Edgard Varèse (1883-1965) was a French-born composer who spent the greater part of his career in the United States. Varèse's music emphasizes timbre and rhythm. He coined the term "organized sound" in reference to his own musical aesthetic. His conception of music reflected his vision of "sound as living matter" and of "musical space as open rather than bounded.”
In 1895, he composed his first opera, Martin Pas, which has since been lost. In his teen years, he enrolled at the Polytechnic of Turin to study engineering at the influence of his father, who disapproved of his son’s interest in music. This conflict grew bigger and bigger, especially after the death of his mother in 1900, until in 1903 Varèse left home for Paris.
From 1904, he was a student at the Schola Cantorum (founded by pupils of César Franck), where his teachers included Albert Roussel. Afterwards, he went to study composition with Charles-Marie Widor at the Paris Conservatoire. During his time in Europe, Varèse became acquainted with Erik Satie and Richard Strauss, as well as with Claude Debussy and Ferruccio Busoni, who particularly influenced him at the time. He also gained the friendship and support of Romain Rolland and Hugo von Hofmannsthal, whose Œdipus und die Sphinx he began setting as an opera that was never completed. On 5 January 1911, the first performance of his symphonic poem Bourgogne was held in Berlin; the only one of his early orchestral works to be properly performed in his lifetime, it caused a scandal.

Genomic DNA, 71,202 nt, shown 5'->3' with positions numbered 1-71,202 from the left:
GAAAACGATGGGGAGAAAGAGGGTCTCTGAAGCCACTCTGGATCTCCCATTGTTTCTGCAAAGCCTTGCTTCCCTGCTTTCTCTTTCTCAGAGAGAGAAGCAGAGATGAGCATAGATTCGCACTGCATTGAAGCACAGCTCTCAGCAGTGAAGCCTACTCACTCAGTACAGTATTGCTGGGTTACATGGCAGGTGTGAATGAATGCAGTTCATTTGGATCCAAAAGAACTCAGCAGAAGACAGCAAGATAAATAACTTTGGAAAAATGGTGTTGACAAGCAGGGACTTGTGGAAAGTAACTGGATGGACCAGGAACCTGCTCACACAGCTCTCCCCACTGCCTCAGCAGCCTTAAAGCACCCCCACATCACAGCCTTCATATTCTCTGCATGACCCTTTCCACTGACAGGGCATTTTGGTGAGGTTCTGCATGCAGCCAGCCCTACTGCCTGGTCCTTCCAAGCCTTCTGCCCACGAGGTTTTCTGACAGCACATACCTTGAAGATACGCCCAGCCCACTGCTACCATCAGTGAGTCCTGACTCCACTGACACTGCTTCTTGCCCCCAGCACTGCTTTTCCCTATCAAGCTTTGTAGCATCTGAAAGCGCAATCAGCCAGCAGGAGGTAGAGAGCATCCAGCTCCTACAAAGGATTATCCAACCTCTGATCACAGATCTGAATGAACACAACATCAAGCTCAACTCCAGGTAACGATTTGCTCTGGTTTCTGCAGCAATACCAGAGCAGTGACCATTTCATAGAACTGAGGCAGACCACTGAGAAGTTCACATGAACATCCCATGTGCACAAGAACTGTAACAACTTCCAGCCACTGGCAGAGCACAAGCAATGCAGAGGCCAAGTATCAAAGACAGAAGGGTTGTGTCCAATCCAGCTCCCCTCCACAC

After being invalided out of the French Army during World War I, he moved to the United States in December 1915. In 1918, he made his debut in America conducting Grande messe des morts by Berlioz. In New York, he met Léon Theremin and other composers exploring the boundaries of electronic music. Amériques, his first composition in the United States, was finished in 1921 but remained unperformed until 1926, when it was premiered by the Philadelphia Orchestra and conducted by Leopold Stokowski. At the completion of this work, Varèse, along with Carlos Salzedo, founded the International Composers' Guild, dedicated to the performances of new compositions of both American and European composers.
By the early 1950s, Varèse was in dialogue with a new generation of composers, such as Pierre Boulez and Luigi Dallapiccola.